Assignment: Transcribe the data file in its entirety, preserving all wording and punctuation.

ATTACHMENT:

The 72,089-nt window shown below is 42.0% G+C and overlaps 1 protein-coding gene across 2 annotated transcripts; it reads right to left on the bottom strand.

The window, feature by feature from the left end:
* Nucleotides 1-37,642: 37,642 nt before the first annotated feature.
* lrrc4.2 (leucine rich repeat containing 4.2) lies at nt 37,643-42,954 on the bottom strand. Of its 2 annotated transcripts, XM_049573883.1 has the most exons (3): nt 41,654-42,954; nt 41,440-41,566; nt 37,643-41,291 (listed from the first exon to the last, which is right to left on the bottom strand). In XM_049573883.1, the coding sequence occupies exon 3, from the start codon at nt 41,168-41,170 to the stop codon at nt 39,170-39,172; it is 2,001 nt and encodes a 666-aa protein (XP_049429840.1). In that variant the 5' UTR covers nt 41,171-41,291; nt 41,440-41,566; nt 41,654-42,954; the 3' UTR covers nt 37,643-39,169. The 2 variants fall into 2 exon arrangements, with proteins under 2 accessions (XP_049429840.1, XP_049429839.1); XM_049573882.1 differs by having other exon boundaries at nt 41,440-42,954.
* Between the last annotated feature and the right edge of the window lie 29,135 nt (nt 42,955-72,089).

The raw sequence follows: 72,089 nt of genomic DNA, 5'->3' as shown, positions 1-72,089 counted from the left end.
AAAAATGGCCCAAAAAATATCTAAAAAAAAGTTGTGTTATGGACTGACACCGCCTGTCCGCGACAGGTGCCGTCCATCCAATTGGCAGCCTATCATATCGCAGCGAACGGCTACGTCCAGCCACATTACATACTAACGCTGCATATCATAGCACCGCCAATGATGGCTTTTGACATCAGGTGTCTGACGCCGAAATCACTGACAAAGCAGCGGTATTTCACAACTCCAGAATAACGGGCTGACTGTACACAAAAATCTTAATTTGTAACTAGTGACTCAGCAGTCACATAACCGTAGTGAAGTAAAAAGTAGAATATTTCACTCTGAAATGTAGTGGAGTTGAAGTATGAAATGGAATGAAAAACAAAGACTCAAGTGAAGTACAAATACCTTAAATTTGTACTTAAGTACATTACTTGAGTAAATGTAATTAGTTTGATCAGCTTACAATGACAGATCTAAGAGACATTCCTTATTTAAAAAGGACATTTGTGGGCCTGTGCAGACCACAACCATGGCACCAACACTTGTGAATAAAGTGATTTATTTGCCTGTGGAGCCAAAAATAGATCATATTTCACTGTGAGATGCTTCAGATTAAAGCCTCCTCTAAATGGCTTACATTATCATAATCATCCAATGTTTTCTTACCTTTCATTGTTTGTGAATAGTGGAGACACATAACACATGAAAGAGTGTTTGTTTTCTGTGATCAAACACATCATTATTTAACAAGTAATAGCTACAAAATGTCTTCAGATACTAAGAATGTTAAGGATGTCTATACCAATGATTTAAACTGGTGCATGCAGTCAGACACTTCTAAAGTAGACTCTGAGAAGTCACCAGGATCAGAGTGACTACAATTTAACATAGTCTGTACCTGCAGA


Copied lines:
The 72,089-nt window shown below is 42.0% G+C and overlaps 1 protein-coding gene across 2 annotated transcripts; it reads right to left on the bottom strand.

The window, feature by feature from the left end:
* Nucleotides 1-37,642: 37,642 nt before the first annotated feature.
* lrrc4.2 (leucine rich repeat containing 4.2) lies at nt 37,643-42,954 on the bottom strand. Of its 2 annotated transcripts, XM_049573883.1 has the most exons (3): nt 41,654-42,954; nt 41,440-41,566; nt 37,643-41,291 (listed from the first exon to the last, which is right to left on the bottom strand). In XM_049573883.1, the coding sequence occupies exon 3, from the start codon at nt 41,168-41,170 to the stop codon at nt 39,170-39,172; it is 2,001 nt and encodes a 666-aa protein (XP_049429840.1). In that variant the 5' UTR covers nt 41,171-41,291; nt 41,440-41,566; nt 41,654-42,954; the 3' UTR covers nt 37,643-39,169. The 2 variants fall into 2 exon arrangements, with proteins under 2 accessions (XP_049429840.1, XP_049429839.1); XM_049573882.1 differs by having other exon boundaries at nt 41,440-42,954.
* Between the last annotated feature and the right edge of the window lie 29,135 nt (nt 42,955-72,089).

The raw sequence follows: 72,089 nt of genomic DNA, 5'->3' as shown, positions 1-72,089 counted from the left end.
AAAAATGGCCCAAAAAATATCTAAAAAAAAGTTGTGTTATGGACTGACACCGCCTGTCCGCGACAGGTGCCGTCCATCCAATTGGCAGCCTATCATATCGCAGCGAACGGCTACGTCCAGCCACATTACATACTAACGCTGCATATCATAGCACCGCCAATGATGGCTTTTGACATCAGGTGTCTGACGCCGAAATCACTGACAAAGCAGCGGTATTTCACAACTCCAGAATAACGGGCTGACTGTACACAAAAATCTTAATTTGTAACTAGTGACTCAGCAGTCACATAACCGTAGTGAAGTAAAAAGTAGAATATTTCACTCTGAAATGTAGTGGAGTTGAAGTATGAAATGGAATGAAAAACAAAGACTCAAGTGAAGTACAAATACCTTAAATTTGTACTTAAGTACATTACTTGAGTAAATGTAATTAGTTTGATCAGCTTACAATGACAGATCTAAGAGACATTCCTTATTTAAAAAGGACATTTGTGGGCCTGTGCAGACCACAACCATGGCACCAACACTTGTGAATAAAGTGATTTATTTGCCTGTGGAGCCAAAAATAGATCATATTTCACTGTGAGATGCTTCAGATTAAAGCCTCCTCTAAATGGCTTACATTATCATAATCATCCAATGTTTTCTTACCTTTCATTGTTTGTGAATAGTGGAGACACATAACACATGAAAGAGTGTTTGTTTTCTGTGATCAAACACATCATTATTTAACAAGTAATAGCTACAAAATGTCTTCAGATACTAAGAATGTTAAGGATGTCTATACCAATGATTTAAACTGGTGCATGCAGTCAGACACTTCTAAAGTAGACTCTGAGAAGTCACCAGGATCAGAGTGACTACAATTTAACATAGTCTGTACCTGCAGA